Basically, you tip the desk clerk for a room upgrade. But there’s a science to it. Well, a “science.” It goes like this.
When you sidle up to the check-in desk at your hotel, you’ll be asked to present your credit card and ID, like always. Slip a folded $20 bill between the two, and casually hand the bundle to the front desk manager while politely asking, “Do you have any complimentary upgrades available?”
That complimentary part is key. You’re not paying for the upgrade. You’re simply paying for the worker’s effort and consideration. With a little luck, they’ll find you a nicer room, pocket the money and everyone wins.
So does it work? I’m two for two, with successes at a boutique hotel in Chicago and an upscale chain in Mexico City. The former resulted in moving from a standard room to a junior suite—so a significantly bigger room—on a higher floor and with a better view. The latter meant moving from a standard room to an executive suite, which gained me access to the executive lounge and all the free drinks that entailed. In each case, I’d estimate the upgrades for my three-night stays falling in the $50 to $75 per night range.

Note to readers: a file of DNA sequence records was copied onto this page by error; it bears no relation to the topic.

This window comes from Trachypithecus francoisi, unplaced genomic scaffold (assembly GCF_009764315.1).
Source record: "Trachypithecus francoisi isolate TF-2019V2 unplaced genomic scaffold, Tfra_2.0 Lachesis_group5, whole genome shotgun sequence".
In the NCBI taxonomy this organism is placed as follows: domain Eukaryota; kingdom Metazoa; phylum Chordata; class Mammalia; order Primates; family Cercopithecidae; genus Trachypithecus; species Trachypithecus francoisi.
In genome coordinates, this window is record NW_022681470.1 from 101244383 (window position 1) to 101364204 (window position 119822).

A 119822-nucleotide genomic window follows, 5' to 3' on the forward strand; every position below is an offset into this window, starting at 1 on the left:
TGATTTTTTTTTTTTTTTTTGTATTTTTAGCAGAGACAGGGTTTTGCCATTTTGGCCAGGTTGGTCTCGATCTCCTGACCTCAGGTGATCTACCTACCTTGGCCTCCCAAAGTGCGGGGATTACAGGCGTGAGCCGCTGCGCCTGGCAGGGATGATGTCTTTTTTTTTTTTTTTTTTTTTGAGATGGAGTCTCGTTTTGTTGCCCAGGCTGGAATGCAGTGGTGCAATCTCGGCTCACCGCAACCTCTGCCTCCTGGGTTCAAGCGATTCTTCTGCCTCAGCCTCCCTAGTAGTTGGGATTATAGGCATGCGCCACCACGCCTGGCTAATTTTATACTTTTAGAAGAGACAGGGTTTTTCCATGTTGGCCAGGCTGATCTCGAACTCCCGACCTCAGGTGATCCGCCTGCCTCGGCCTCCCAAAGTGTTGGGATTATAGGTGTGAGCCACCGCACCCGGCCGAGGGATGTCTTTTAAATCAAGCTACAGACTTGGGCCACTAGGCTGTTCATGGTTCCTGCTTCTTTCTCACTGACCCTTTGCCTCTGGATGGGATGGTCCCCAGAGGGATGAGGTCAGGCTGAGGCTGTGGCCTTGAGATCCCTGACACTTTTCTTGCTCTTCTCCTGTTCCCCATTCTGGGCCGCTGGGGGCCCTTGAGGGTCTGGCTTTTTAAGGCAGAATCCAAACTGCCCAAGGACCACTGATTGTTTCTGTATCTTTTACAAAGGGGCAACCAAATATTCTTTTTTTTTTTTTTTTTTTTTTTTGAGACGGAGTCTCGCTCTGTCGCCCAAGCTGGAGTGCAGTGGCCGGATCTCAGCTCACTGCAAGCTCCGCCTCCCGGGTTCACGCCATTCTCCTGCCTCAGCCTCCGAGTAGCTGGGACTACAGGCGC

Sure, it’s hard not to feel self-conscious when slipping unsolicited cash into someone’s hand and hoping for a tacit nod signaling that you two are, in fact, on the same page. In my case, the $20 handoff was pretty anticlimactic—both were simply acknowledged with a small smile and something akin to “I’d be happy to check on that for you, sir.” But what if your tip is rebuffed? What if there’s a strict policy against taking bribes? What if the clerk only complies for $100s? But the risk is low—worst case, you lose a little money—and the upside is high. Because depending on the particular desk clerk (and hotel inventory), you might wind up spending a few nights in the penthouse suite for the additional price of room service toast.